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Sharon Kelly says as coal companies face financial pressure, investors should be wary about shifting toward other fossil fuels if we are to avoid catastrophic climate change.

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NADIA KANJI, TRNN: Welcome to the Real News Network. I’m Nadia Kanji in Baltimore. Coal makes up more than 40 percent of the world’s energy supply, but almost 65 percent of its production is unprofitable at today’s prices, according to a new report from the global energy consultancy group Wood Mackenzie. As 2015 is on track to be the warmest year on record, and 2016 will be even hotter, according to the World Meteorological Organization, is the bankruptcy of coal a good thing for the environment, or is coal simply being replaced by other polluting fossil fuels? Joining us to discuss this is our guest, Sharon Kelly. She’s an attorney and freelance reporter based in Philadelphia. She has reported for the New York Times, the Nation, DeSmog Blog, Earth Island Journal, and a variety of other publications. Her recent article in DeSmog Blog is titled Coal Mining’s Financial Failures: Two-Thirds of World’s Production Now Unprofitable. Thanks for joining us, Sharon. SHARON KELLY: Thank you for having me. KANJI: So I want to start off by asking you, why is coal no longer profitable? KELLY: Well, I think there’s a mix of factors. One of the things that’s unusual about the current moment is that there is a price slump not only for the kind of coal that we traditionally think about, which is the coal that’s used to generate electrical power, but there’s also a price slump due to the downturn in China’s steel manufacturing industry for a type of coal that’s called coking coal. And oftentimes when thermal coal, which is used for power generation, is suffering there’s at least a stability in coking coal. And right now you’re seeing a price crunch for both types of coal. So that’s putting coal companies under–or coal mining companies under an unusual set of financial pressures. KANJI: Well, how could we still have large-scale coal production, and extraction of more than half of production isn’t profitable? KELLY: Well, I think there’s a–there’s always a delay in the response to market forces. And then there’s also a question of the roles that government subsidies have played in keeping mining companies operating. KANJI: Have there been large-scale government subsidies for the coal industry? KELLY: Well, if you look to the International Energy Agency, their estimates for the global fossil fuel subsidies run on the order of $490 billion for 2014. If you were to ask the International Monetary Fund, they looked at the same year and used a more inclusive rubric and came up with the figure of $5.3 trillion per year spent to subsidize fossil fuels. And that’s oil, gas, and coal. But coal represents a significant chunk of that figure. KANJI: So what energy sources are expected to replace coal in the short-term? KELLY: Well, the other factor that’s significant is the natural gas prices are also currently at historic lows. And so if you look at natural gas production right now, a third of what’s being sold is actually gas that is being sold to power plants, which are burning them for electrical production instead of coal. So right now, there’s sort of a choice that utility companies are making, and that’s whether to invest in renewable energy sources or natural gas. And there is some strong evidence that they are at least at the moment shifting towards natural gas to a strong degree. KANJI: So what will the effect of natural gas be on the environment? Is it any better than coal? KELLY: There is a significant amount of scientific research that suggests that the Environmental Protection Agency has severely underestimated the importance of methane leaks into the atmosphere. And so if you look at global warming, there are two greenhouse gases that can really significantly affect the climate. One is the gas we hear about all the time, which is carbon, carbon dioxide. The other is methane. And the important thing to know about methane is that its effects are most pronounced in the first couple of decades after it enters the atmosphere. And so when you’re looking at the issue of whether we’re going to cross a climate tipping point, where runaway global warming can occur, the role of leaks over the first couple of decades, or these next coming decades, is incredibly important. Methane is 86 times more powerful, over its first couple of decades when it enters the atmosphere, than carbon. And the leak rates from natural gas infrastructure therefore become crucial in understanding the impact that natural gas production is going to have on the climate. KANJI: So basically, the fact that coal is no longer profitable isn’t exactly great news if people switch to natural gas, is what you’re saying. KELLY: Not if we’re going to avoid catastrophic climate change. KANJI: And in relation to the carbon bubble, is there a chance that rather than going to natural gas, will investors focus on renewables and avoid the risks of stranded assets, which seems to be happening if we–you know, if we invest in fossil fuels, these are reserves that are underground, that are not being–that are being overvalued. KELLY: I think that’s why it’s significant that the report questioning the profitability of coal mining comes from Wood Mackenzie. Wood Mackenzie is a coal consulting firm. It’s often cited by investment analysts. You’re also seeing growing talk from investment banks like Bank of America and CitiGroup, a growing awareness of the risks of the fossil fuel market, not only in terms of the booms and busts that the industry has always been subject to, but also in terms of the industry’s long-term core stability. You know, questions about whether there is a better opportunity to invest in green energy jobs. You know, wind power, solar power, et cetera. Whether that makes a more stable long-term investment than stocks that perhaps have always been seen as blue chip stocks, which maybe you’re suffering from, or encountering different market conditions than previously. KANJI: Great. Well thank you, Sharon, so much for your analysis. KELLY: Thank you very much for having me. KANJI: And thank you for joining us on the Real News Network.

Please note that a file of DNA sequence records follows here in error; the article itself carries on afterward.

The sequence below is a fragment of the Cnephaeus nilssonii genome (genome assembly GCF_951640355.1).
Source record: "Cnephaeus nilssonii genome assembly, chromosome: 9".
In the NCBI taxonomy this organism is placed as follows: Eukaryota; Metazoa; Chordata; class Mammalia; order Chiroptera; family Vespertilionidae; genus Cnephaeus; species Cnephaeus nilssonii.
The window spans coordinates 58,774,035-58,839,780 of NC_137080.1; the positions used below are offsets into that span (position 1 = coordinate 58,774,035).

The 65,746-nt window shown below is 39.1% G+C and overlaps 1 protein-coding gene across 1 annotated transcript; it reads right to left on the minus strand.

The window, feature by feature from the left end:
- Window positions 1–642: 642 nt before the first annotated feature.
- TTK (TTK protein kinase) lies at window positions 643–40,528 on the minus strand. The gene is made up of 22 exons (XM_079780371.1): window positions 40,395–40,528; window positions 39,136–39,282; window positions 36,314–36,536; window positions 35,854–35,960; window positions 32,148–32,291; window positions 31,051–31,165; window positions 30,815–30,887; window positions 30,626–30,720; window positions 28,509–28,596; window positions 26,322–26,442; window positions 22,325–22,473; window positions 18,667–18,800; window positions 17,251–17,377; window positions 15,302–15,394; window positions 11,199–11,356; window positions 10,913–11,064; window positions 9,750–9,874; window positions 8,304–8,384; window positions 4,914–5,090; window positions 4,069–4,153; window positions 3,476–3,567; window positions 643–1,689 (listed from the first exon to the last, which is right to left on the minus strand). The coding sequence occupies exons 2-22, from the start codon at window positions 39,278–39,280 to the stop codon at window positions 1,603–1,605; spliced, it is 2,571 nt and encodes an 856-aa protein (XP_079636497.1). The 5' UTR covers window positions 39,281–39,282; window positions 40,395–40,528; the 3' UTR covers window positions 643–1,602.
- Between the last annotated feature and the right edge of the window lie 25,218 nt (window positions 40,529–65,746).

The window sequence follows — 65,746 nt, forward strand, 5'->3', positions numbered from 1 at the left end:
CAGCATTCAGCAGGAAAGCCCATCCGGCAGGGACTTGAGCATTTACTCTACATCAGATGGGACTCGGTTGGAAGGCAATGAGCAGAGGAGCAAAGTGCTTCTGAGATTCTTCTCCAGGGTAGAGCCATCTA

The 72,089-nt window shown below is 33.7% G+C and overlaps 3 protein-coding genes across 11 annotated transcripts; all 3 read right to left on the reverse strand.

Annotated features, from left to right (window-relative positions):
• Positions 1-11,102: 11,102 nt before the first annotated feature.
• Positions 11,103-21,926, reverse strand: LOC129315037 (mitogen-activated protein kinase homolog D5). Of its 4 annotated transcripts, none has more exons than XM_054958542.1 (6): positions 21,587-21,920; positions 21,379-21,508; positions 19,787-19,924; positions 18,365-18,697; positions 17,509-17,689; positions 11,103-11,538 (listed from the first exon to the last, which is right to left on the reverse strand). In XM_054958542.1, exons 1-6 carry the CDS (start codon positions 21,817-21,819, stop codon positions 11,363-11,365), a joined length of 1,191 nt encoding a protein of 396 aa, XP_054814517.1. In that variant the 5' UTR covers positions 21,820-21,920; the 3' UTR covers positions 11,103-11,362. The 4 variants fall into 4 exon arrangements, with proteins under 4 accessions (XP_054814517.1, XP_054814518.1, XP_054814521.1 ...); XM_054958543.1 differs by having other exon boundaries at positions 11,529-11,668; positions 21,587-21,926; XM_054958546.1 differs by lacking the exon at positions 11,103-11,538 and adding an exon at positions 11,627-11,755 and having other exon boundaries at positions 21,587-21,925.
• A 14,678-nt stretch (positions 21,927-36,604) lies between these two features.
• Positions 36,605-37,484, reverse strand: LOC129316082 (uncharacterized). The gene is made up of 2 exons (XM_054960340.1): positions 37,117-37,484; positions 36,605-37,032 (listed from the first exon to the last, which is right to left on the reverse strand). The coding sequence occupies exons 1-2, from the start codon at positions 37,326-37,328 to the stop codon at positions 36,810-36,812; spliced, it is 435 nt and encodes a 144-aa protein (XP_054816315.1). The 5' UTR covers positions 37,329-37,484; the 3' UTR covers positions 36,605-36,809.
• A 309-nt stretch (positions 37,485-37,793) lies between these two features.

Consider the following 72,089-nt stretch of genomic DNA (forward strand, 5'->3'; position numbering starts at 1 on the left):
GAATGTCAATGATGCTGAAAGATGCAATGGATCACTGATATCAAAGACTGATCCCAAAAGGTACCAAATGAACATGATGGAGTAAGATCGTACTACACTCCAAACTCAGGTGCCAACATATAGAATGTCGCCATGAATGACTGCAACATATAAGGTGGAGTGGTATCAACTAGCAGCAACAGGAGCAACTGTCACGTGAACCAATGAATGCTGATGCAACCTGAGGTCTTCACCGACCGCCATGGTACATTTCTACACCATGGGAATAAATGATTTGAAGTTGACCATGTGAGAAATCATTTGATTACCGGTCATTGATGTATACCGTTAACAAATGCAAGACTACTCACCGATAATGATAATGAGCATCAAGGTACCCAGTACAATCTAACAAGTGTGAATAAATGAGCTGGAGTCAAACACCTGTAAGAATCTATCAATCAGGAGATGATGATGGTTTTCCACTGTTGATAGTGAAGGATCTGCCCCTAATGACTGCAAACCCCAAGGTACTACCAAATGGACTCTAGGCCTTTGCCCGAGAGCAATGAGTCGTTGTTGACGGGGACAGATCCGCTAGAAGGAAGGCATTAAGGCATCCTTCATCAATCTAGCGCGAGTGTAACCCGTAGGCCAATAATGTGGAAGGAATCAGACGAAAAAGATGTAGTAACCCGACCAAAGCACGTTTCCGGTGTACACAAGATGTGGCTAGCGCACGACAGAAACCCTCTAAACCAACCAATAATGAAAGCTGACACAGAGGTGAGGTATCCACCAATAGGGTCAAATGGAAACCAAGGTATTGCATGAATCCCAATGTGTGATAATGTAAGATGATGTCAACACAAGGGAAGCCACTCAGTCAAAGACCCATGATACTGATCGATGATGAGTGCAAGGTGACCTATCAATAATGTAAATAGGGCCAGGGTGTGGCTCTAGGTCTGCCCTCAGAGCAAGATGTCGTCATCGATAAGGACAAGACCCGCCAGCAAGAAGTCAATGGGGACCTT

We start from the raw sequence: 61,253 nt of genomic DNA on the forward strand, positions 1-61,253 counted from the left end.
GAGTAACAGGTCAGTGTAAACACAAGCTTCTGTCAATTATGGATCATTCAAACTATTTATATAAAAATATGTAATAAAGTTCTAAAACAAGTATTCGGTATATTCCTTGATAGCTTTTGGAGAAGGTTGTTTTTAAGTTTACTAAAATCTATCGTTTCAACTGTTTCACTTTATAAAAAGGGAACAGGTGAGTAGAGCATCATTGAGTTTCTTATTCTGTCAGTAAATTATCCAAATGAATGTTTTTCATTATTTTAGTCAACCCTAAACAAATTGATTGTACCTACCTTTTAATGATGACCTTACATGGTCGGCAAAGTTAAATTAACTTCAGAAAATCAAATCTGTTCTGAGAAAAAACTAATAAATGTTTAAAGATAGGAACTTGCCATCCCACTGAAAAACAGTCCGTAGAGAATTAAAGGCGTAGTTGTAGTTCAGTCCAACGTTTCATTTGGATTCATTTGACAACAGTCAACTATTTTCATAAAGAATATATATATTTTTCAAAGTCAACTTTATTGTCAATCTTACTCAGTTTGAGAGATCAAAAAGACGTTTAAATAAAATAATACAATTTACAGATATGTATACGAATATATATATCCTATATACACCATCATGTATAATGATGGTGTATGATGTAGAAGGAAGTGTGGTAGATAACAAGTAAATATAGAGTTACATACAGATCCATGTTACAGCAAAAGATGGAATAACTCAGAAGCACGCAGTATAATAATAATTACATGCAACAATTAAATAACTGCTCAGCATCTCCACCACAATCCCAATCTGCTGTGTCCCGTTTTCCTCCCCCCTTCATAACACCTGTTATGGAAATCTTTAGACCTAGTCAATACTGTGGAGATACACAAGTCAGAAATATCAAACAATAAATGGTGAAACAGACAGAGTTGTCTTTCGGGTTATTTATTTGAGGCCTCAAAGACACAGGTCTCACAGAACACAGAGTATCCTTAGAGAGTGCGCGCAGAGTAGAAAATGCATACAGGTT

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Sharon Kelly is an attorney and freelance reporter based in Philadelphia. She has reported for The New York Times, The Nation, DeSmogBlog, Earth Island Journal, and a variety of other publications.